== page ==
According to online retailer Fanatics.com, the sale of officially licensed Redskins merchandise was up 267 percent this December over December 2011, tops among all NFL teams. And through the region on Monday, fans sported Redskins jerseys — Griffin’s No. 10 in particular — as a public proclamation of faith.

At St. Thomas More Catholic Church in Southeast Washington, the testifying began hours before Sunday’s 8:30 p.m. kickoff, when the choir and congregation burst into “Hail to the Redskins” just after Mass ended. That was about when Greg Horton of Strasburg fired up his pregame tailgate buffet of burgers and deer hot dogs in the FedEx Field parking lot. Horton had bought his pair of tickets on the 50-yard line, just four rows up, from a friend.

“I basically paid for his whole season tickets in one game,” said Horton, 47, brimming with pride, his 16-year-old daughter Kelsey in tow. “It’s just the biggest game in history!”

And at Velocity5 in Centreville, a popular gathering spot for Redskins fans, the scene went from standing room only at kickoff to “a madhouse,” according to bartender Dan Lee, 29.

“I hadn’t seen a scene like that since George Mason made it to the Final Four in 2006,” said Lee, a GMU graduate. “The Redskins haven’t been good for a while. So for them to beat the Cowboys and get in the playoffs, it was a shock.”

Six time zones to the east, in Nice, France, longtime Redskins fan Jonathan Scriven had set his alarm for 2:15 a.m. to rouse his 14-year-old son for kickoff. They watched ESPN America together, wrapped in blankets, next to their drooping Christmas tree.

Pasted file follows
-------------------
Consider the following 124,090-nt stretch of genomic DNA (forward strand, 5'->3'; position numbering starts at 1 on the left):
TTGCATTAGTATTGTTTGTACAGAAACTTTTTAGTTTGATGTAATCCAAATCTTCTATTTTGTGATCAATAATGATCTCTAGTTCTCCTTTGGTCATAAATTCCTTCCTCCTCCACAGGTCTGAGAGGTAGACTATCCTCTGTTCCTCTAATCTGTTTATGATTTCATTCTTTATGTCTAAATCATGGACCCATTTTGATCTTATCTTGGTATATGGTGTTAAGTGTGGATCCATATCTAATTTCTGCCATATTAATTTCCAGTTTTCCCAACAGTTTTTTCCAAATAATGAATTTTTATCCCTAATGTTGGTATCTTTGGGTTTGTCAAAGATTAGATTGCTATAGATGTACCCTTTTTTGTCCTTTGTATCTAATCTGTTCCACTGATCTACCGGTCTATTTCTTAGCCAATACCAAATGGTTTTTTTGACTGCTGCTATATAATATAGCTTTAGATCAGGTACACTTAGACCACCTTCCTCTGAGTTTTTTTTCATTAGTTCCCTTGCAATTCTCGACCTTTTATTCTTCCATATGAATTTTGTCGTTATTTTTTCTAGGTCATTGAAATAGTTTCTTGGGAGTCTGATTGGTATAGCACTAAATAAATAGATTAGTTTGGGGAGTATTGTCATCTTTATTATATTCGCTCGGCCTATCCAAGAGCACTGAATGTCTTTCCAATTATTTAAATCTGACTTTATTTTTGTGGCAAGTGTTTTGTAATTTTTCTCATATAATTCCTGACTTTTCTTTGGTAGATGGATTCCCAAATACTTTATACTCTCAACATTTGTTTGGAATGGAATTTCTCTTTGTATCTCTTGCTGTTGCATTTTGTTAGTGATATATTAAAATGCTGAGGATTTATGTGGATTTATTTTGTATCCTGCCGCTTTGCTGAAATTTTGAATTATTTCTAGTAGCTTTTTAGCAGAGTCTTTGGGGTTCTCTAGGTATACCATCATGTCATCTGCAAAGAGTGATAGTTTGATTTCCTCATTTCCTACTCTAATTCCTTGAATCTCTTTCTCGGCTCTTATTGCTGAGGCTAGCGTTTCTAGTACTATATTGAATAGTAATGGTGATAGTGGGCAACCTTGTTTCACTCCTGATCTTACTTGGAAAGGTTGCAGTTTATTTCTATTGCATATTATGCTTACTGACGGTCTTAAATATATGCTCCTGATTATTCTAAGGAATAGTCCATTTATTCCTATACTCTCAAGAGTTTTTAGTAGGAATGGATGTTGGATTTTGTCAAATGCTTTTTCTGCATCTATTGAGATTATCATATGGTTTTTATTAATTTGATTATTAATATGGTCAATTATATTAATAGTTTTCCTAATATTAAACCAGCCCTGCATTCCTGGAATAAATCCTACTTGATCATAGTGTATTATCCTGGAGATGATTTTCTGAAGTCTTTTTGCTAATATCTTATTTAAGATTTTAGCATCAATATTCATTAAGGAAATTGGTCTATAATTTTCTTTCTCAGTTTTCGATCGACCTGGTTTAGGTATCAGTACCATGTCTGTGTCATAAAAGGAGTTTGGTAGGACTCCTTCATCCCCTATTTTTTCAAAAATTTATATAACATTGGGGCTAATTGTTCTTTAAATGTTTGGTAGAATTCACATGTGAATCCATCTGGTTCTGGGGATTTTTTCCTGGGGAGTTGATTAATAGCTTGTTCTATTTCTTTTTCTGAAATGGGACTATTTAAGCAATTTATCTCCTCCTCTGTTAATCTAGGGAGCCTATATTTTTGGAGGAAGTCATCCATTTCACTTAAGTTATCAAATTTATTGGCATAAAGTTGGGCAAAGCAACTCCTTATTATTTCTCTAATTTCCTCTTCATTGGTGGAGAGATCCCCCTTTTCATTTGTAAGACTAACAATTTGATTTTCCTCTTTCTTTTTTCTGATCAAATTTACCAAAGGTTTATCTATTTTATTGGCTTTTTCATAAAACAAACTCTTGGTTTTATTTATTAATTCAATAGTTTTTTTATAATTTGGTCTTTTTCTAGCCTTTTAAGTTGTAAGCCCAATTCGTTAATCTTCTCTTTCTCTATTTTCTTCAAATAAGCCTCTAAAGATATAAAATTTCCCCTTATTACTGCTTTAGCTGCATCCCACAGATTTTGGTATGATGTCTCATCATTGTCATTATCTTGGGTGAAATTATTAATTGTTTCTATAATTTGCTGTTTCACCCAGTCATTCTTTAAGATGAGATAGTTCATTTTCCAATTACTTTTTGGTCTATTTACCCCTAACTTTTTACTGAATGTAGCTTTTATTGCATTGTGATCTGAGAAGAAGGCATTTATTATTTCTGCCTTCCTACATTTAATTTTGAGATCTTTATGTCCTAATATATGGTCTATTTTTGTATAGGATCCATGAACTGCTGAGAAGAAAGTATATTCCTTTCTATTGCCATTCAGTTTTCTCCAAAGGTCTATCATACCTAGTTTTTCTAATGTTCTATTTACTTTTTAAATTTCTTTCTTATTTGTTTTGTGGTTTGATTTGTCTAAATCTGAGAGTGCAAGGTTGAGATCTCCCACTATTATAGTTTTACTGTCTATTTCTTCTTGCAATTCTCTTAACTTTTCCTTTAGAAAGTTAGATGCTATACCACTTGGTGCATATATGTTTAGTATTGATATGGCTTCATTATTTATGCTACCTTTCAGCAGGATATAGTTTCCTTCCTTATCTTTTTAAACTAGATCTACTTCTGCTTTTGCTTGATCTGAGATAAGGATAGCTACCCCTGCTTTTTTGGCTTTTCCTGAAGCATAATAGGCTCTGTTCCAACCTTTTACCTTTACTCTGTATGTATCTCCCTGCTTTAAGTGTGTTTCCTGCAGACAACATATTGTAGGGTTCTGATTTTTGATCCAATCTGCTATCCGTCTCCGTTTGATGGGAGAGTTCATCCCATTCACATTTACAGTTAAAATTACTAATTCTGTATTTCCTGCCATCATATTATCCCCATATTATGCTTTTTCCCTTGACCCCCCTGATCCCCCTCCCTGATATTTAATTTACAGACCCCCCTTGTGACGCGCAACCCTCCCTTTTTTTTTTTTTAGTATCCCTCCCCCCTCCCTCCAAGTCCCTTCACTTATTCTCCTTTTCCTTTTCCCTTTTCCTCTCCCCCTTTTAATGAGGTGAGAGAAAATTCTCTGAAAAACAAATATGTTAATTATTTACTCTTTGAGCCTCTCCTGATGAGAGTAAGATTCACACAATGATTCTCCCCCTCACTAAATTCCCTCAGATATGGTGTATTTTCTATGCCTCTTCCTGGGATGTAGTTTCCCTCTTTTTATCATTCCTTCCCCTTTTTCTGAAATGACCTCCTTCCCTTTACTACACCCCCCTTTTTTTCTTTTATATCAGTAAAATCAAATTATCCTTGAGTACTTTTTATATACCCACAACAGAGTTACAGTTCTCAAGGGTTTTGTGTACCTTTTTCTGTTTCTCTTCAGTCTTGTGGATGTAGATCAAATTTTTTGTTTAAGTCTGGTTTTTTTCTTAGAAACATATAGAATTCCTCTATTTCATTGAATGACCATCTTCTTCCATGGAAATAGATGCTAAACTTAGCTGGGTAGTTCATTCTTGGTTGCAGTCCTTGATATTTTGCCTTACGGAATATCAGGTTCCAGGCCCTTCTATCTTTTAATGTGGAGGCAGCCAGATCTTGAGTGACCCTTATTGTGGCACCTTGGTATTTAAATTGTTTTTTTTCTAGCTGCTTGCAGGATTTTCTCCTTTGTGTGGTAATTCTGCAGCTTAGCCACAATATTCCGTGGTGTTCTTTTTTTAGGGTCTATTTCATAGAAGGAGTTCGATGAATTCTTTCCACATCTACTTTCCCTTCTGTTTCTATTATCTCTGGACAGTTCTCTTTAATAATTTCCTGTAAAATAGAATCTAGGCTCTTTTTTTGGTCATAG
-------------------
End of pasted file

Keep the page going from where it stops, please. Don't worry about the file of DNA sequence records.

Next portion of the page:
“Throughout the game I kept trying to explain to Patrick that when I was his age, these kinds of games seemed to happen every year — sometimes with the Cowboys, sometimes with the Giants, sometimes with the Eagles,” Scriven wrote in an e-mail. “I’m not sure he understood.”

Back at FedEx Field, when the Redskins put the game away on Dallas quarterback Tony Romo’s third interception, ushers high-fived ticket-holders, rotund men gyrated in sync with Redskins cheerleaders and the deafening noise got even louder.

“I’ve been waiting for this my whole life,” shrieked Samantha Gordin, 23, who had yelled the entire game with her cousin, Dana, from seats that had been in her family for three generations. “RGIII has brought what the Redskins needed. And he has brought Redskins fans back to where we deserve.”

Peering down from Redskins owner Daniel Snyder’s box was former coach Joe Gibbs, architect of the team’s three Super Bowl titles, who was thrilled by both the team’s performance and the fun his own son, J.D., and four of his grandsons and their buddies were having as spectators, cheering from their seats in the stands below.

“Those little guys were high-fiving a bunch of fans around them, singing and doing the wave. I got the biggest kick out of it,” Gibbs said in a telephone interview Monday.

“I think that’s the greatest sports franchise in the world, with the greatest fans. Right now everybody is on a high. The coaching staff has done a great job with the offense. I think they’ve got a good chance to beat anybody right now.